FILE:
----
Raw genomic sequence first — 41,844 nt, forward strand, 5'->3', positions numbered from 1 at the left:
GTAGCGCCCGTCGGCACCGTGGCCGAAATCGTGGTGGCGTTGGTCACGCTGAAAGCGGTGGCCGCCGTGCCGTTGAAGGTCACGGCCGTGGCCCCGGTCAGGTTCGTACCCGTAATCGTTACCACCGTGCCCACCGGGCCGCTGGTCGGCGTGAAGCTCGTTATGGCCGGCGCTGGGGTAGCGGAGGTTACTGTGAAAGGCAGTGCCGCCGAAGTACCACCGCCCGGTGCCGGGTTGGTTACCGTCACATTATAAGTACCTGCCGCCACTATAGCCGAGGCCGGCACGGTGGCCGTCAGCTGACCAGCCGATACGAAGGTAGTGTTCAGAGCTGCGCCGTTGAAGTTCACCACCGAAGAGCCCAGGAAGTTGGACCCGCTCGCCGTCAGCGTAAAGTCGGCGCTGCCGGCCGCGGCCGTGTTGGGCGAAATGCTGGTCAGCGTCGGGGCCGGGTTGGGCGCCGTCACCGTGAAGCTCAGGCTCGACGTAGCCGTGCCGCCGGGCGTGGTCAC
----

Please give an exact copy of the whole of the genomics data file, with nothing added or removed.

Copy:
Raw genomic sequence first — 41,844 nt, forward strand, 5'->3', positions numbered from 1 at the left:
GTAGCGCCCGTCGGCACCGTGGCCGAAATCGTGGTGGCGTTGGTCACGCTGAAAGCGGTGGCCGCCGTGCCGTTGAAGGTCACGGCCGTGGCCCCGGTCAGGTTCGTACCCGTAATCGTTACCACCGTGCCCACCGGGCCGCTGGTCGGCGTGAAGCTCGTTATGGCCGGCGCTGGGGTAGCGGAGGTTACTGTGAAAGGCAGTGCCGCCGAAGTACCACCGCCCGGTGCCGGGTTGGTTACCGTCACATTATAAGTACCTGCCGCCACTATAGCCGAGGCCGGCACGGTGGCCGTCAGCTGACCAGCCGATACGAAGGTAGTGTTCAGAGCTGCGCCGTTGAAGTTCACCACCGAAGAGCCCAGGAAGTTGGACCCGCTCGCCGTCAGCGTAAAGTCGGCGCTGCCGGCCGCGGCCGTGTTGGGCGAAATGCTGGTCAGCGTCGGGGCCGGGTTGGGCGCCGTCACCGTGAAGCTCAGGCTCGACGTAGCCGTGCCGCCGGGCGTGGTCAC